We are committed to providing extraordinary support to you and your child. To that end, the Overland office is staffed from 8:30 a.m. to 8:30 p.m. seven days a week during the summer. Outside of office hours, our answering service provides emergency coverage. Our leaders in the field are in touch with our office regularly; they carry cell phones (and in some cases satellite phones). Anytime a camper is treated for an injury or illness by a doctor or other medical personnel, parents are notified by our office. A director will call the parents to explain the nature of the injury or illness, the sequence of events leading up to the injury and/or the steps leading to the treatment. Parents are typically able to speak with the medical personnel, with the leaders and with their child.
- Can I send mail to my child during a trip?
Getting a letter, card or postcard while on an Overland trip is always exciting. Please keep in mind that sending mail to your child on an Overland trip is different than sending mail to a traditional camp because your child will be on the move. Our experience has been that mail often does not arrive on time, and, sometimes, even when it does, post offices, campgrounds and other mail stops do not reliably deliver mail to our groups. For these reasons:
1. Please do not send anything valuable – please send letters, cards or postcards only. If mail is late, lost or misdirected, Overland’s leaders and staff are not able to return to the post office (or other mail stop) to collect it.
2. Please use the US Postal Service first-class mail only; do not use UPS, FedEx or DHL (many of our mail stops accept US Postal Service mail only).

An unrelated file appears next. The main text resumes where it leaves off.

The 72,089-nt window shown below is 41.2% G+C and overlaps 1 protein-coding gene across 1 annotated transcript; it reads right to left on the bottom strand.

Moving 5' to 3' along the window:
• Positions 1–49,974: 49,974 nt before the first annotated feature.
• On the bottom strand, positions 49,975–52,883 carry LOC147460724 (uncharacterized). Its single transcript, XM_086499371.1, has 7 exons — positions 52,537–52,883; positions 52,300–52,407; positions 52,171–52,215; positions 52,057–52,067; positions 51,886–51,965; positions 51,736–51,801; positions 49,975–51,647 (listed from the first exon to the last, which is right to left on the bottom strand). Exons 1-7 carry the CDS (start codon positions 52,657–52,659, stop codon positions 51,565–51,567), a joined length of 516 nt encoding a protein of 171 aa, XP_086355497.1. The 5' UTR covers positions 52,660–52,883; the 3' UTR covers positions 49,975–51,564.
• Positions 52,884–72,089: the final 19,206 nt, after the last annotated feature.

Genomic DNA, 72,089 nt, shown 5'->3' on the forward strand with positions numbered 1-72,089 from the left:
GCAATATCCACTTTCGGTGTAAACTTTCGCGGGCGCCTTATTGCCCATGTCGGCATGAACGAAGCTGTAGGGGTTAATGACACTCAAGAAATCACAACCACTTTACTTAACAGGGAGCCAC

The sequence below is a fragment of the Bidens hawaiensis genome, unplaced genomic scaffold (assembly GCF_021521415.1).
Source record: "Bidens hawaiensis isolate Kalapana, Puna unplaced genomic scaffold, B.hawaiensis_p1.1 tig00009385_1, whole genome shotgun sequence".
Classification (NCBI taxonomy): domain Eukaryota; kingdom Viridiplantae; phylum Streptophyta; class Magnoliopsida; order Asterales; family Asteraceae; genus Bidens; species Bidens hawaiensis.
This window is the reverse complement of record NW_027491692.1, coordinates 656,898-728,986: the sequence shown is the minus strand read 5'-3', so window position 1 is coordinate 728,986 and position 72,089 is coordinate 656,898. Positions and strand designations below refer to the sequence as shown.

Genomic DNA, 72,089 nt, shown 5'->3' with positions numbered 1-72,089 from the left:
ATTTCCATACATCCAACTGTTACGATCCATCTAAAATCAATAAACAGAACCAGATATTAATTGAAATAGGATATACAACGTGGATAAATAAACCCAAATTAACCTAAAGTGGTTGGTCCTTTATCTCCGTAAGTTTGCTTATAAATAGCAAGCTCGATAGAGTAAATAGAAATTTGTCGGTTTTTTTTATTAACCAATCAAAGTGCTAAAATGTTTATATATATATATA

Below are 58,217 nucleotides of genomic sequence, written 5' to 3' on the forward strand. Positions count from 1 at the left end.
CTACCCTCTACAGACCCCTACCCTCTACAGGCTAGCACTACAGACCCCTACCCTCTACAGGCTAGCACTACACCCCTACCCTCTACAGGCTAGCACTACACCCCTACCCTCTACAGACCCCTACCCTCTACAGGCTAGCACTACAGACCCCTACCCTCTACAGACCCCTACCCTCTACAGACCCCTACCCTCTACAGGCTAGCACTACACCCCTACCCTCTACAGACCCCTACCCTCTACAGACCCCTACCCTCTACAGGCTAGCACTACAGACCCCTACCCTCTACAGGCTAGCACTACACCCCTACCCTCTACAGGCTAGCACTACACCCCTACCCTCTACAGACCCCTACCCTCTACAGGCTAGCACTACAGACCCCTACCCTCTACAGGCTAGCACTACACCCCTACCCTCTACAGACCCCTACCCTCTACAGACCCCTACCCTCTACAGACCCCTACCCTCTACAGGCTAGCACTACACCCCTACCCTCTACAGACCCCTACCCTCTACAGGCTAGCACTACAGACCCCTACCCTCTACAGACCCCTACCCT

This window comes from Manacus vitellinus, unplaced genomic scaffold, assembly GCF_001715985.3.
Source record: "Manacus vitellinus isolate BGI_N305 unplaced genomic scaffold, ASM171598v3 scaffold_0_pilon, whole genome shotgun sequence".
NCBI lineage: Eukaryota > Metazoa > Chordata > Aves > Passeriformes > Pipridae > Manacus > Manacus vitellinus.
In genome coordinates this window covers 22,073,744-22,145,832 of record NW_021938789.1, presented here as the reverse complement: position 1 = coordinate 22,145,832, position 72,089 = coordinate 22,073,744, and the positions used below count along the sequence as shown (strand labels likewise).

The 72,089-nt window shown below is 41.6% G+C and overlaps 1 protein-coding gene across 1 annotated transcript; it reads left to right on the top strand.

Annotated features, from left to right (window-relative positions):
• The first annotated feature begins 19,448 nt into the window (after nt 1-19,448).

3. Please do not send overnight letters: many overnighted letters arrive before or after we arrive and are then sent back. For this same reason, please do not send mail that requires a signature upon delivery.
4. Please allow one week for postal delivery to U.S. mail stops.
5. Please allow two weeks for postal delivery to international mail stops.
Get ready for an Alpine adventure.
Students going on Swiss Alps Explorer should prepare for:
- Full days of outdoor activities led by two caring Overland leaders
- Day hikes to viewpoints and mountaintops
- A multi-day backpacking trip designed for first-time backpackers
- A fun, supportive and wholesome Overland experience
We expect you to arrive to your trip fully prepared for all activities.
Preparing for the Hiking
On Swiss Alps Explorer, you will hike on well-established trails over a wide range of terrain, from meadows to hills to mountains. You'll start with day hikes where you'll carry just the essentials for the day (snacks and lunch, water, a hat, sunglasses and sunscreen, bug spray and a raincoat). As the group's skills and fitness increase, you'll set out on a multi-day backpacking trip. While backpacking, you will carry all of your belongings (clothes, sleeping bag and pad), some group gear, food and water. Typically when backpacking, pack weights average about 30% of a hiker's weight. In the month before your trip, you should break-in your hiking boots (wear them a lot!) and complete the pre-trip training (see below). Once on your trip, you'll find that enthusiasm and a positive attitude will help to make the trip a success for you... and for everyone in your group.
- 4 weeks before your trip: three 45-minute hikes or walks in your boots.
- 3 weeks before your trip: three 60-minute hikes or walks in your boots.
- 2 weeks before your trip: three 90-minute hikes in your boots with a backpack loaded with 10% of your body weight.
- 1 week before your trip: four 2-hour hikes in your boots with a backpack loaded with 20% of your body weight.
Preparing for an Overland Experience
Overland trips are wholesome, structured experiences with high expectations of each student’s behavior. You are expected to be supportive, enthusiastic, positive and helpful. We ask that you leave your cell phone and electronics at home (cameras are always welcome), so you can fully engage with your group and your trip (you will have the opportunity to send letters and receive mail at designated mail stops, which are shared in the spring). Arriving ready for a challenge—and prepared to contribute to an enthusiastic group—will go a long way toward creating a successful trip. Please contact us if you’d like to discuss preparing for your Overland trip.